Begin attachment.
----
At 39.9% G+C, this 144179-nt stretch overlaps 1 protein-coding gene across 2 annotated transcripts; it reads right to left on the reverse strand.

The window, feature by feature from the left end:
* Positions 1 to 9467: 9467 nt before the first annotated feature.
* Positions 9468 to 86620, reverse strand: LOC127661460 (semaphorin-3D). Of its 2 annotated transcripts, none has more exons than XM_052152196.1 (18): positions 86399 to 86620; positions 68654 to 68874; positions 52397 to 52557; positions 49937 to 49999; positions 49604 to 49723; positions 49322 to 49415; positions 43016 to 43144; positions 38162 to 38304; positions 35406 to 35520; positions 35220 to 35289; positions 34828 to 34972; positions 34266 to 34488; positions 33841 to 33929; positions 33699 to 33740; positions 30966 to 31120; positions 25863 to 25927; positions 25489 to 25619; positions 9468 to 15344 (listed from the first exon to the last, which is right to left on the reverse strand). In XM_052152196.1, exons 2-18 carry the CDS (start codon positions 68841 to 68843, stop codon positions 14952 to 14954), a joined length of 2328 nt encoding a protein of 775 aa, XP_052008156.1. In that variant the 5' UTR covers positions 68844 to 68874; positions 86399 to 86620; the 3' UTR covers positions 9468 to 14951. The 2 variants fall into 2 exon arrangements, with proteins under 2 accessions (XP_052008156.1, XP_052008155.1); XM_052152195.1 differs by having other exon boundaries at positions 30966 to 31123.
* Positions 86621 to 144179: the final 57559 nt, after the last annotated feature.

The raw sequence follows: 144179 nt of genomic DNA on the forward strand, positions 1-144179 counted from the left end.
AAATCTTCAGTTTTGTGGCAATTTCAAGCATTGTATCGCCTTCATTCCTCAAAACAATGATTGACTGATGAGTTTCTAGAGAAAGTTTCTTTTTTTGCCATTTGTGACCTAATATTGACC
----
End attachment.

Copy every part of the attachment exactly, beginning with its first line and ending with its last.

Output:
At 39.9% G+C, this 144179-nt stretch overlaps 1 protein-coding gene across 2 annotated transcripts; it reads right to left on the reverse strand.

The window, feature by feature from the left end:
* Positions 1 to 9467: 9467 nt before the first annotated feature.
* Positions 9468 to 86620, reverse strand: LOC127661460 (semaphorin-3D). Of its 2 annotated transcripts, none has more exons than XM_052152196.1 (18): positions 86399 to 86620; positions 68654 to 68874; positions 52397 to 52557; positions 49937 to 49999; positions 49604 to 49723; positions 49322 to 49415; positions 43016 to 43144; positions 38162 to 38304; positions 35406 to 35520; positions 35220 to 35289; positions 34828 to 34972; positions 34266 to 34488; positions 33841 to 33929; positions 33699 to 33740; positions 30966 to 31120; positions 25863 to 25927; positions 25489 to 25619; positions 9468 to 15344 (listed from the first exon to the last, which is right to left on the reverse strand). In XM_052152196.1, exons 2-18 carry the CDS (start codon positions 68841 to 68843, stop codon positions 14952 to 14954), a joined length of 2328 nt encoding a protein of 775 aa, XP_052008156.1. In that variant the 5' UTR covers positions 68844 to 68874; positions 86399 to 86620; the 3' UTR covers positions 9468 to 14951. The 2 variants fall into 2 exon arrangements, with proteins under 2 accessions (XP_052008156.1, XP_052008155.1); XM_052152195.1 differs by having other exon boundaries at positions 30966 to 31123.
* Positions 86621 to 144179: the final 57559 nt, after the last annotated feature.

The raw sequence follows: 144179 nt of genomic DNA on the forward strand, positions 1-144179 counted from the left end.
AAATCTTCAGTTTTGTGGCAATTTCAAGCATTGTATCGCCTTCATTCCTCAAAACAATGATTGACTGATGAGTTTCTAGAGAAAGTTTCTTTTTTTGCCATTTGTGACCTAATATTGACC